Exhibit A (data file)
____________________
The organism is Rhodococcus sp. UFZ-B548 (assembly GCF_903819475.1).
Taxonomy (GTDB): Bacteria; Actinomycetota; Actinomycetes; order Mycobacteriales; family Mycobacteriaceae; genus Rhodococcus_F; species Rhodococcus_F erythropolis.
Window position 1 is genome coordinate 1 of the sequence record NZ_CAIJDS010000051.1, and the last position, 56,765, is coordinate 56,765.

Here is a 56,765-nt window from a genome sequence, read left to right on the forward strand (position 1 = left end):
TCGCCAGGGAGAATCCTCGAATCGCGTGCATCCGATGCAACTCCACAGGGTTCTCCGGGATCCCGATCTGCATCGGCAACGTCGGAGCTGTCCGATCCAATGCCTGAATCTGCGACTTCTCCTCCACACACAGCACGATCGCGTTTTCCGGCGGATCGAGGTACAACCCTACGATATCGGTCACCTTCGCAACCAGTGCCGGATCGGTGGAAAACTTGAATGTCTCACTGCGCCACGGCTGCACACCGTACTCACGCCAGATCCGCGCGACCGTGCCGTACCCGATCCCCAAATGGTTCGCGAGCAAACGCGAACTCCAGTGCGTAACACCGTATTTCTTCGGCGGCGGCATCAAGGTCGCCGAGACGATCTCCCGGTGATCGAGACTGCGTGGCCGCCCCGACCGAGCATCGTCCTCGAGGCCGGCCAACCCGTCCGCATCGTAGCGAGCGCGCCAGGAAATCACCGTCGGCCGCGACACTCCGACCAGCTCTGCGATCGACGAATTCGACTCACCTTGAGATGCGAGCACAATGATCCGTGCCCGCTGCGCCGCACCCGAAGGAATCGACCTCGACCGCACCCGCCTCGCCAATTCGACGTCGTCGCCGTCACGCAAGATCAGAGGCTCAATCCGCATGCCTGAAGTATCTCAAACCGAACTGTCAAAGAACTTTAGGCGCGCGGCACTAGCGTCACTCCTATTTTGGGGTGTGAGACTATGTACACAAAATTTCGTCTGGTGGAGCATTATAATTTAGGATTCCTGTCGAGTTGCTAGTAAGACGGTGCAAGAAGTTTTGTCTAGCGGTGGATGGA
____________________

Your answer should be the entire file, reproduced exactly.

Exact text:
The organism is Rhodococcus sp. UFZ-B548 (assembly GCF_903819475.1).
Taxonomy (GTDB): Bacteria; Actinomycetota; Actinomycetes; order Mycobacteriales; family Mycobacteriaceae; genus Rhodococcus_F; species Rhodococcus_F erythropolis.
Window position 1 is genome coordinate 1 of the sequence record NZ_CAIJDS010000051.1, and the last position, 56,765, is coordinate 56,765.

Here is a 56,765-nt window from a genome sequence, read left to right on the forward strand (position 1 = left end):
TCGCCAGGGAGAATCCTCGAATCGCGTGCATCCGATGCAACTCCACAGGGTTCTCCGGGATCCCGATCTGCATCGGCAACGTCGGAGCTGTCCGATCCAATGCCTGAATCTGCGACTTCTCCTCCACACACAGCACGATCGCGTTTTCCGGCGGATCGAGGTACAACCCTACGATATCGGTCACCTTCGCAACCAGTGCCGGATCGGTGGAAAACTTGAATGTCTCACTGCGCCACGGCTGCACACCGTACTCACGCCAGATCCGCGCGACCGTGCCGTACCCGATCCCCAAATGGTTCGCGAGCAAACGCGAACTCCAGTGCGTAACACCGTATTTCTTCGGCGGCGGCATCAAGGTCGCCGAGACGATCTCCCGGTGATCGAGACTGCGTGGCCGCCCCGACCGAGCATCGTCCTCGAGGCCGGCCAACCCGTCCGCATCGTAGCGAGCGCGCCAGGAAATCACCGTCGGCCGCGACACTCCGACCAGCTCTGCGATCGACGAATTCGACTCACCTTGAGATGCGAGCACAATGATCCGTGCCCGCTGCGCCGCACCCGAAGGAATCGACCTCGACCGCACCCGCCTCGCCAATTCGACGTCGTCGCCGTCACGCAAGATCAGAGGCTCAATCCGCATGCCTGAAGTATCTCAAACCGAACTGTCAAAGAACTTTAGGCGCGCGGCACTAGCGTCACTCCTATTTTGGGGTGTGAGACTATGTACACAAAATTTCGTCTGGTGGAGCATTATAATTTAGGATTCCTGTCGAGTTGCTAGTAAGACGGTGCAAGAAGTTTTGTCTAGCGGTGGATGGA